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How to....Create your Soil

The soil used in container gardening - and particularly in the self-watering GrowBarrels - is very special.  GrowBarrels, because they are always moist, must contain a soil that can retain water, but that also has components which will keep the soil from compacting and losing oxygen (because plants need it too).  The right amount of nutrients are found in the soil, and a good, fairly neutral pH (not too acidic, not too basic) should be achieved.  As always, sustainability is a main consideration for the Como Green Village.  Here are some things to think about as you design your own soil in future years!
GrowBarrel 2011: The Soil Choice

For the GrowBarrell 2011 program, Como Green Village worked with Outback Nursery and Landscaping.  We were really impressed with their Outback Nursery Mix because it contained many ingredients perfectly suited to GrowBarrels.  The soil was:

  • 15% regular compost (from a variety of organic materials) and some additional fertilizer, which provided a good balance of nutrients.
  • 40% Composted Pine Bark, which provided a light-weight source of nutrients.  By using this special type of compost, the soil remained relatively light (was not as dense as regular compost) and helped prevent compacting of the soil
  • 35% Sphagnum Peat Moss absorbs water and allows it to flow around - which helps maintain air in the soil.  There are currently concerns with the sustainability of sphagnum peat moss, so please see the center section for the Como Green Village's consideration of this ingredient.
  •  10% Coarse Sand - Again, helps promote drainage and the light weight nature of the soil

Sphagnum Peat Moss: The Controversy

Canadian Peat Bog

Spagnum Peat Moss is....complicated.  For our purposes, it is really the best material currently available to retain air and water in the GrowBarrels.  However, there is a great deal of controversy regarding whether it is really sustainable because it is harvested from peat bogs and is a product of carbon, similar to fossil fuels but not as ancient; it is questionable how quickly the bogs can regenerate after being harvested.  We decided to use it for this project despite the ongoing debate for several reasons:
  1. It is a fairly local product; Canada is our near neighbor, and most of the peat harvesting occurs in the southern provinces.
  2. The Canadian government regulates the sphagnum peat most harvesting industry. 
  3. Recent research indicates that peat bogs regenerate more quickly than expected.
Coconut husks, a popular alternative, are considered more sustainable because coconuts are renewable.  However, for our purposes, they come from a very long distance (Indonesia), the industry is not regulated (so we are unsure of how coconuts are grown or the working conditions), and there is no research on these topics or its effectiveness.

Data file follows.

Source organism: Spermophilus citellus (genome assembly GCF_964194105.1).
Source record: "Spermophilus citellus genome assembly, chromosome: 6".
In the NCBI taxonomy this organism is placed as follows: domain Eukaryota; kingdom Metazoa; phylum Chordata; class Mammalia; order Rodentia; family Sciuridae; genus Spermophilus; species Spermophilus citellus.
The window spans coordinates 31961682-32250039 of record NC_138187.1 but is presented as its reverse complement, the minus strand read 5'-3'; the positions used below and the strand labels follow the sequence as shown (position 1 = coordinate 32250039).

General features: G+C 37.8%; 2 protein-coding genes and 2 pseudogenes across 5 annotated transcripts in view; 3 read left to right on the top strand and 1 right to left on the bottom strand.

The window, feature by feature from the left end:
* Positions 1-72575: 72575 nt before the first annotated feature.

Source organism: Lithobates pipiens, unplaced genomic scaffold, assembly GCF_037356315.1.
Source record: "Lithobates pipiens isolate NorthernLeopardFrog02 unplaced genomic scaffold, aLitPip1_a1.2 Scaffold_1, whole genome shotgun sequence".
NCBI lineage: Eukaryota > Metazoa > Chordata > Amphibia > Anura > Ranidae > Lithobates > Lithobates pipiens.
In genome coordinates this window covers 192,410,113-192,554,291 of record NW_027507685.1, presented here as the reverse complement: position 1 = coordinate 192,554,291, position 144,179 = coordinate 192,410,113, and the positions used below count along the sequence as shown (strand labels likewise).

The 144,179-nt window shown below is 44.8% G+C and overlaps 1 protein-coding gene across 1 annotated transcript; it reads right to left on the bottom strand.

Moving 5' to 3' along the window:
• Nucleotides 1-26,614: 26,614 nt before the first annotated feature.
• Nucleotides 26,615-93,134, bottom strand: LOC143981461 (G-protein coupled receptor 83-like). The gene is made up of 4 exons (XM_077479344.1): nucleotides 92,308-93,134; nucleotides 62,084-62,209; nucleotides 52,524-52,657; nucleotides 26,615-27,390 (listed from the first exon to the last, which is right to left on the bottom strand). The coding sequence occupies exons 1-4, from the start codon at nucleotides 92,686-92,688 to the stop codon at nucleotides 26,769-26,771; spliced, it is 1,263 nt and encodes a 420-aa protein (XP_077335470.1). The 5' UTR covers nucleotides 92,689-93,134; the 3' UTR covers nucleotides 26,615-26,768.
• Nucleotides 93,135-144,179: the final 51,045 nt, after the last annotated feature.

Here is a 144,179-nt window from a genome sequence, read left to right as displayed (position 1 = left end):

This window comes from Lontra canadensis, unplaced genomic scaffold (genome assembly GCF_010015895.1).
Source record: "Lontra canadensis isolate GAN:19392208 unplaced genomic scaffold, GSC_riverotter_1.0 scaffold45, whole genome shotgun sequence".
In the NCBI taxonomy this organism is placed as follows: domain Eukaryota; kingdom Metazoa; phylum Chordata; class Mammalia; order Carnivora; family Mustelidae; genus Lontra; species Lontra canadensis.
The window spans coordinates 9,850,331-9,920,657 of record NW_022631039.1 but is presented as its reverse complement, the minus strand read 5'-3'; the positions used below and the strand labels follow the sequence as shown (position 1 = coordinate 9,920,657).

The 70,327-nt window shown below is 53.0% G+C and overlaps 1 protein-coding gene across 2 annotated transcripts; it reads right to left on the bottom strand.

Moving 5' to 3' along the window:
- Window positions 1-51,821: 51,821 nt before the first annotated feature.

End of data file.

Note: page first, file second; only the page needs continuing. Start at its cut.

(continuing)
As always, though, SECIA's Green Village is on the lookout for more sustainable options.  In the mean time, here are some resources to help you determine whether you think sphagnum peat moss is sustainable or not.  Click on the title to see the website or Google Document.  The documents can also be downloaded for printing below in the Attachments section. 

Canadian Sphagnum Peat Moss Association
    Review regulations, research, and industry practices
    Of specific interest are their report on the peat moss
and the Code of Practice.

Sphagnum: A Keystone Genus in Habitat Restoration
    A research article exploring the ecological role of peat     bogs.

Sphagnum farming: local agricultural production of a horticultural peat substitute   
    A research article exploring the possibility of             
    sustainably farming peat

Greenhouse Gas Emissions
    An analysis of GHG emissions from peat harvesting
Resources to Help You Choose Your Soil

******The Main Soil Considerations****

Air and Water!

    Soil isn't the particles and matter in it - it's also the air between its components.  Plants need this air and space to make a sufficient root system and grow successfully.  Therefore, in container gardening it is especially important to design soil so that it does not compact, maintaining the space for the air and water.  Here is a suggested recipe and some tips that Ed Smith (author of Incredible Begetables from Self-Watering Containers) provides for designing your own soil:

Suggested Recipe:
  1. One bag (about 20 quarts) mature compost
  2. One bag (about 20 quarts) potting mix
  3. Optional nutrient
    sources: 1/3 cup blood meal (nitrogen source), 1/3 cup colloidal phosphate (phosphorus source), 1/3 cup greensand (for potassium and trace elements), and 1 tablespoon azomite.

Pictures: Greensand (upper right), collodial phosphate (left), blood meal (lower right)

Tips for Designing your own Soil:
  • Avoid using 100% top soil or compost - these are too dense in their pure form and will compact easily
  • Look for soil labeled potting mix/soil, starting mix, transplanting mix, or container mix/soil.
  • Aim for a mix that contains sphagnum peat for optimal air/water retention, but sedge peat, coco peat/coir, and bark/sawdust will also retain air and water.
  • Vermiculite, perlite, and limestone will help neutralize the acidity of sphagnum peat.
  • If your mix does not contain these additives, they can also be purchased separately and mixed in by hand.  Check with your local nursery or garden center for advise!
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